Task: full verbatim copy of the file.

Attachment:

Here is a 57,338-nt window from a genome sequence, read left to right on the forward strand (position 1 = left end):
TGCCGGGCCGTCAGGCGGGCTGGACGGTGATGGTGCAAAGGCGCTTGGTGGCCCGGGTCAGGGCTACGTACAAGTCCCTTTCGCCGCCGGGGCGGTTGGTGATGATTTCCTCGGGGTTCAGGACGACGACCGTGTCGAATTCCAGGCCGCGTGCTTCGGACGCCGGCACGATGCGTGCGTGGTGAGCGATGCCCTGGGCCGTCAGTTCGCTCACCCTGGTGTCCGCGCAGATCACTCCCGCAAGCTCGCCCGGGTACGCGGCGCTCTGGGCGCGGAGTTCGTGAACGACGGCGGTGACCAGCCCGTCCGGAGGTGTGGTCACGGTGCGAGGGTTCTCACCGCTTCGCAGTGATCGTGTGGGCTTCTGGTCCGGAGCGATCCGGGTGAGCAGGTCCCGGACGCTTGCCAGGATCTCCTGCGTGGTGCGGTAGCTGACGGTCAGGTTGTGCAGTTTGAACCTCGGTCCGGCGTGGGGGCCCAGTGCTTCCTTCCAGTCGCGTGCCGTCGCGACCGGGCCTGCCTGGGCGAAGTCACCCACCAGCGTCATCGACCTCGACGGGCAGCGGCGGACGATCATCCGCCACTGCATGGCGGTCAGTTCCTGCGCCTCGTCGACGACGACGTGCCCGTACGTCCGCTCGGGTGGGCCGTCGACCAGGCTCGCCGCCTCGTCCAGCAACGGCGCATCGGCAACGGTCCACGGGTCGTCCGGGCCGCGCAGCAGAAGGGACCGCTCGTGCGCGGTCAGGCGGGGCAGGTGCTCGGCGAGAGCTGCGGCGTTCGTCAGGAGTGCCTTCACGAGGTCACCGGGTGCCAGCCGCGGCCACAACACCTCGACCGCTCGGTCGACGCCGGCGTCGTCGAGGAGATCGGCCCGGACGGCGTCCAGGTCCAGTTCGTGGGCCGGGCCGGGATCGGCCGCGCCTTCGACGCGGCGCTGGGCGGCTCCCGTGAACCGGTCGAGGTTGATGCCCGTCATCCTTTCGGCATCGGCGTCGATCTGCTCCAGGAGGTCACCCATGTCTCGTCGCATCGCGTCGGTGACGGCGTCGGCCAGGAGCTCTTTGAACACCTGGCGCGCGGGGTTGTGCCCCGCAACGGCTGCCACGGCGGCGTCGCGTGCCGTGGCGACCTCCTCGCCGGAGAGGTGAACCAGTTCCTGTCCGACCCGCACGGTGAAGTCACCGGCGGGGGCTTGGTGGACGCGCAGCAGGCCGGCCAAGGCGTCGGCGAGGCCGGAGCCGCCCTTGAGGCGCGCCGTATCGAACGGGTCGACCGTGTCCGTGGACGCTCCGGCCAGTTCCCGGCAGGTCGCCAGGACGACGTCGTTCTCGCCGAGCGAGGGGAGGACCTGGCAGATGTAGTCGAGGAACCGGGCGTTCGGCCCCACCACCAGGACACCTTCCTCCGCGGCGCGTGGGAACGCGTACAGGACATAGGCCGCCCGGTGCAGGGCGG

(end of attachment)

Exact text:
Here is a 57,338-nt window from a genome sequence, read left to right on the forward strand (position 1 = left end):
TGCCGGGCCGTCAGGCGGGCTGGACGGTGATGGTGCAAAGGCGCTTGGTGGCCCGGGTCAGGGCTACGTACAAGTCCCTTTCGCCGCCGGGGCGGTTGGTGATGATTTCCTCGGGGTTCAGGACGACGACCGTGTCGAATTCCAGGCCGCGTGCTTCGGACGCCGGCACGATGCGTGCGTGGTGAGCGATGCCCTGGGCCGTCAGTTCGCTCACCCTGGTGTCCGCGCAGATCACTCCCGCAAGCTCGCCCGGGTACGCGGCGCTCTGGGCGCGGAGTTCGTGAACGACGGCGGTGACCAGCCCGTCCGGAGGTGTGGTCACGGTGCGAGGGTTCTCACCGCTTCGCAGTGATCGTGTGGGCTTCTGGTCCGGAGCGATCCGGGTGAGCAGGTCCCGGACGCTTGCCAGGATCTCCTGCGTGGTGCGGTAGCTGACGGTCAGGTTGTGCAGTTTGAACCTCGGTCCGGCGTGGGGGCCCAGTGCTTCCTTCCAGTCGCGTGCCGTCGCGACCGGGCCTGCCTGGGCGAAGTCACCCACCAGCGTCATCGACCTCGACGGGCAGCGGCGGACGATCATCCGCCACTGCATGGCGGTCAGTTCCTGCGCCTCGTCGACGACGACGTGCCCGTACGTCCGCTCGGGTGGGCCGTCGACCAGGCTCGCCGCCTCGTCCAGCAACGGCGCATCGGCAACGGTCCACGGGTCGTCCGGGCCGCGCAGCAGAAGGGACCGCTCGTGCGCGGTCAGGCGGGGCAGGTGCTCGGCGAGAGCTGCGGCGTTCGTCAGGAGTGCCTTCACGAGGTCACCGGGTGCCAGCCGCGGCCACAACACCTCGACCGCTCGGTCGACGCCGGCGTCGTCGAGGAGATCGGCCCGGACGGCGTCCAGGTCCAGTTCGTGGGCCGGGCCGGGATCGGCCGCGCCTTCGACGCGGCGCTGGGCGGCTCCCGTGAACCGGTCGAGGTTGATGCCCGTCATCCTTTCGGCATCGGCGTCGATCTGCTCCAGGAGGTCACCCATGTCTCGTCGCATCGCGTCGGTGACGGCGTCGGCCAGGAGCTCTTTGAACACCTGGCGCGCGGGGTTGTGCCCCGCAACGGCTGCCACGGCGGCGTCGCGTGCCGTGGCGACCTCCTCGCCGGAGAGGTGAACCAGTTCCTGTCCGACCCGCACGGTGAAGTCACCGGCGGGGGCTTGGTGGACGCGCAGCAGGCCGGCCAAGGCGTCGGCGAGGCCGGAGCCGCCCTTGAGGCGCGCCGTATCGAACGGGTCGACCGTGTCCGTGGACGCTCCGGCCAGTTCCCGGCAGGTCGCCAGGACGACGTCGTTCTCGCCGAGCGAGGGGAGGACCTGGCAGATGTAGTCGAGGAACCGGGCGTTCGGCCCCACCACCAGGACACCTTCCTCCGCGGCGCGTGGGAACGCGTACAGGACATAGGCCGCCCGGTGCAGGGCGG